New York MPs and senators passed the bill on Tuesday that legalizes recreational marijuana use. Governor Andrew Cuomo signed the proposal on Wednesday afternoon (31), making the state the 16th to decriminalize cannabis in the United States.
“This landmark legislation does justice to communities that have long been marginalized, embraces a new industry that will grow the economy and establish safeguards for the safety of the people,” Cuomo said in a statement. “New York has a long history as the nation’s progressive capital, and this important legislation will carry that legacy.”
In the State Chamber, the bill was approved by 100 votes in favor and 49 against. In the Senate, there were 40 to 23. The Democratic Party, led by Cuomo and President Joe Biden, has a majority in both houses.
The Marijuana Taxation and Regulation Act (MRTA) provides that over 21s can buy and cultivate the plant for their personal consumption. In addition, the state will remove the criminal records of those convicted of cannabis-related crimes and suspend fines for those arrested weighing up to 85 grams, the new individual possession limit.
The new law also establishes the creation of a tax on the legal trade of the substance, with a rate of 13%, of which 9% will go to a state fund, 3% to the municipality and 1% to the county where the sale was done. The government estimates that legalization in New York will generate approximately $ 350 million (2 billion reais) in annual tax revenue. A more comprehensive study by the New York Medicinal Cannabis Industry Association and consulting firm MPG provides even more expressive figures.
The state’s marijuana market is estimated to generate $ 1.2 billion (6.9 billion reais) in taxes in 2023. Four years later, the figure is expected to be $ 4.2 billion ( 24 billion reais)). Among other economic impacts, the study points out that the sector is expected to employ 20.9 thousand people by 2023 and 76 thousand by 2027, displacing during these years, respectively, 2.8 billion US dollars (16, 16 billion reais) and 10.1 billion US dollars (58.3 billion reais).
One of the main flags of the project is also to repair the damage done to the communities most affected by decades of the war on drugs. Historically, blacks and Hispanics in New York have become prime targets of anti-narcotics policies and disproportionately compared to approaches to whites.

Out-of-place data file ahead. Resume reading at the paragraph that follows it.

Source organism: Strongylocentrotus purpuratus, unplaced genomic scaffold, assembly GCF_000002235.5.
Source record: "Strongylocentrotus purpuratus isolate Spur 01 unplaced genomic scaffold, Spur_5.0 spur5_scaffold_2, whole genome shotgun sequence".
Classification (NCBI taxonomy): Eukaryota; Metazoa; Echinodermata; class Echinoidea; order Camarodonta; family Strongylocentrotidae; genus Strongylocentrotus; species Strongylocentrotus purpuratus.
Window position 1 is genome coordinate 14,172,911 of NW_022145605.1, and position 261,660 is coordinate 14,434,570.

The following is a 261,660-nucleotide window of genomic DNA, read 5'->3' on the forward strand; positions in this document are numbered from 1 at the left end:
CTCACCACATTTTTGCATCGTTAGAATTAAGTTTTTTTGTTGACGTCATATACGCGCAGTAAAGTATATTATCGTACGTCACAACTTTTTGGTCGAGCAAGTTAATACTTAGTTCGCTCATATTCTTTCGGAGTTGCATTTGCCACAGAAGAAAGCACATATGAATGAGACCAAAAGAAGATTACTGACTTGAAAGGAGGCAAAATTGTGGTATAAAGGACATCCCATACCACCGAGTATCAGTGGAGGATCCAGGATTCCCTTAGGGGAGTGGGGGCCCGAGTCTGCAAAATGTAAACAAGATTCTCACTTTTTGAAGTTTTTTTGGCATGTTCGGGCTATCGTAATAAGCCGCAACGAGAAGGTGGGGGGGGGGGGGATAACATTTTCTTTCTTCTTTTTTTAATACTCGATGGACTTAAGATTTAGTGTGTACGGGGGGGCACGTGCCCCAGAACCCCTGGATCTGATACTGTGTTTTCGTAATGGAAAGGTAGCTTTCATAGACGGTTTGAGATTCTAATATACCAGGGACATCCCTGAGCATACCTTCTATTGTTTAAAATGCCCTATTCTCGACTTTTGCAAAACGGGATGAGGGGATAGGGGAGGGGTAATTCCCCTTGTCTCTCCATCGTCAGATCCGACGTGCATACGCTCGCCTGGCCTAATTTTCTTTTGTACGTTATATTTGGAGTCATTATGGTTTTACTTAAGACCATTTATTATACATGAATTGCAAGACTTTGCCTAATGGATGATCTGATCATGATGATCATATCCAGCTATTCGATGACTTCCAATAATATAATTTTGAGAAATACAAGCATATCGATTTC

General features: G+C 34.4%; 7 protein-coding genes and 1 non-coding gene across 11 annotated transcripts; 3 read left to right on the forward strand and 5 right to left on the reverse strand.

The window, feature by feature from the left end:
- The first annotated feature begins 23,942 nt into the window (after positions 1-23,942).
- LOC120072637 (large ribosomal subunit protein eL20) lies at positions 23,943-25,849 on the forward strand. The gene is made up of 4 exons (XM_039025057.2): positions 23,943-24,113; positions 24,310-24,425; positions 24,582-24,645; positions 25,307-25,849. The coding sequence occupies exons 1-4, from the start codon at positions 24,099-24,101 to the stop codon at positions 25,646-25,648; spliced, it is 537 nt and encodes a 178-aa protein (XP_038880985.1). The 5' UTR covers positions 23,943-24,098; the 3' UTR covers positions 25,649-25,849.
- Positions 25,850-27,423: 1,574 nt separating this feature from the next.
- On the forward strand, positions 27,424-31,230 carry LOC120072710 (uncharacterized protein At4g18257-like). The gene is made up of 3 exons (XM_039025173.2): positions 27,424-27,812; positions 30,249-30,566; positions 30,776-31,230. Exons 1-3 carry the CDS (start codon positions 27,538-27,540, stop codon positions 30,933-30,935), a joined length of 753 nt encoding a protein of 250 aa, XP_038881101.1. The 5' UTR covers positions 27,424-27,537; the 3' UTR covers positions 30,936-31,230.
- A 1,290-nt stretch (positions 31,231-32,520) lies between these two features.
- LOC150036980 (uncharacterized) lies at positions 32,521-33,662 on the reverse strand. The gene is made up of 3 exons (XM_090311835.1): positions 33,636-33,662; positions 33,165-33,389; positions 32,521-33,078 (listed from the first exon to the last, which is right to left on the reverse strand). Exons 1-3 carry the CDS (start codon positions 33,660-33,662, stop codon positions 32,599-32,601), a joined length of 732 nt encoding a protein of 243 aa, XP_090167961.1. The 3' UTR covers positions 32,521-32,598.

According to New York Police data, 94.5% of those arrested in 2020 for crimes related to illegal possession of marijuana were not white. Blacks, who represent 24.3% of the city’s population, are 57% of those arrested. Racial disparity is lower among Latinos, who make up 29.1% of the total population and 35.7% of those incarcerated, but it is evident in the proportion of whites – 4.6% of those arrested for related offenses to marijuana, despite being 32.1% of New Yorkers.
For this reason, the bill foresees that millions of dollars of tax revenues from the marijuana sales sector will be reinvested in the communities formed by these minorities, and a considerable part of the licenses issued for the marketing of cannabis, reserved for entrepreneurs of this population group. .
Thus, according to the project, 40% of tax revenues from marijuana will be invested in communities formed by minorities, an additional 40% will be spent on public education and the remaining 20% will go to drug addiction treatment, prevention. and education. .
There is still no fixed date for the start of legal sales of marijuana in New York, but it is estimated that they will begin in 2022. The time is necessary for the authorities to define the rules of control of this market, including including regulation of wholesalers, distribution, cultivation and retail standards, and the creation of taxes.
In addition, the state will create an office to oversee the sector. This council will be composed of five members, three appointed by the governor and the other two by the House and the Senate.
For sociologist Nathália Oliveira, the new law has a symbolic and educational character because it is part of a movement in which the state recognizes the harmfulness of legislation that has disproportionately affected a part of the population.